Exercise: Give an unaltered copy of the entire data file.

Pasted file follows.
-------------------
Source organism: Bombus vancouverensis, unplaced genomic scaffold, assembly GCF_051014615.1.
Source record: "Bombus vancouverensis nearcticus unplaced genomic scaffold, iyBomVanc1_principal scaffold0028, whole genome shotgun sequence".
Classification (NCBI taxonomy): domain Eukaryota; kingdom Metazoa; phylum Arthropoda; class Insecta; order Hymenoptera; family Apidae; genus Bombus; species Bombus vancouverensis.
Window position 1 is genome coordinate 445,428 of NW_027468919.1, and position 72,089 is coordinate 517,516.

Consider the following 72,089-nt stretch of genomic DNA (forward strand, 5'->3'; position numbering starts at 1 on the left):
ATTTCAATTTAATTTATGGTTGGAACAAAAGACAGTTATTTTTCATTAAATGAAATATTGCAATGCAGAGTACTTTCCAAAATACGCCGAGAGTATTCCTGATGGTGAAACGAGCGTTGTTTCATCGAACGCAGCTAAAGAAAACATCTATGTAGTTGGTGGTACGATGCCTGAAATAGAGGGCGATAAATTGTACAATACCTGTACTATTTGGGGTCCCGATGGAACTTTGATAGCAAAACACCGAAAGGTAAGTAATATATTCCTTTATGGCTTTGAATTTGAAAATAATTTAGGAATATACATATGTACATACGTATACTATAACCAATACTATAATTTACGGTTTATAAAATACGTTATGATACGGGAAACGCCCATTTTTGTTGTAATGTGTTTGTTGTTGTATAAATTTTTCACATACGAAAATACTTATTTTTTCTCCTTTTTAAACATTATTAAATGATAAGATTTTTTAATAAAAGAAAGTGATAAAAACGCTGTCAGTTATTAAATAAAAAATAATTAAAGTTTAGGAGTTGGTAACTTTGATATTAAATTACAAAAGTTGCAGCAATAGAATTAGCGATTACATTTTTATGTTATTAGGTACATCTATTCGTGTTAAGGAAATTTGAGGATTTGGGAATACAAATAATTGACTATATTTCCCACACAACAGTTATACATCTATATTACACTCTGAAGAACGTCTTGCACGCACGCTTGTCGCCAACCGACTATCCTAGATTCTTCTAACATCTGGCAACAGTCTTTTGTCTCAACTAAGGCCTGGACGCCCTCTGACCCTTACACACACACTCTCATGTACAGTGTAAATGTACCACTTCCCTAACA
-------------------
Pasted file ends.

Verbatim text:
Source organism: Bombus vancouverensis, unplaced genomic scaffold, assembly GCF_051014615.1.
Source record: "Bombus vancouverensis nearcticus unplaced genomic scaffold, iyBomVanc1_principal scaffold0028, whole genome shotgun sequence".
Classification (NCBI taxonomy): domain Eukaryota; kingdom Metazoa; phylum Arthropoda; class Insecta; order Hymenoptera; family Apidae; genus Bombus; species Bombus vancouverensis.
Window position 1 is genome coordinate 445,428 of NW_027468919.1, and position 72,089 is coordinate 517,516.

Consider the following 72,089-nt stretch of genomic DNA (forward strand, 5'->3'; position numbering starts at 1 on the left):
ATTTCAATTTAATTTATGGTTGGAACAAAAGACAGTTATTTTTCATTAAATGAAATATTGCAATGCAGAGTACTTTCCAAAATACGCCGAGAGTATTCCTGATGGTGAAACGAGCGTTGTTTCATCGAACGCAGCTAAAGAAAACATCTATGTAGTTGGTGGTACGATGCCTGAAATAGAGGGCGATAAATTGTACAATACCTGTACTATTTGGGGTCCCGATGGAACTTTGATAGCAAAACACCGAAAGGTAAGTAATATATTCCTTTATGGCTTTGAATTTGAAAATAATTTAGGAATATACATATGTACATACGTATACTATAACCAATACTATAATTTACGGTTTATAAAATACGTTATGATACGGGAAACGCCCATTTTTGTTGTAATGTGTTTGTTGTTGTATAAATTTTTCACATACGAAAATACTTATTTTTTCTCCTTTTTAAACATTATTAAATGATAAGATTTTTTAATAAAAGAAAGTGATAAAAACGCTGTCAGTTATTAAATAAAAAATAATTAAAGTTTAGGAGTTGGTAACTTTGATATTAAATTACAAAAGTTGCAGCAATAGAATTAGCGATTACATTTTTATGTTATTAGGTACATCTATTCGTGTTAAGGAAATTTGAGGATTTGGGAATACAAATAATTGACTATATTTCCCACACAACAGTTATACATCTATATTACACTCTGAAGAACGTCTTGCACGCACGCTTGTCGCCAACCGACTATCCTAGATTCTTCTAACATCTGGCAACAGTCTTTTGTCTCAACTAAGGCCTGGACGCCCTCTGACCCTTACACACACACTCTCATGTACAGTGTAAATGTACCACTTCCCTAACA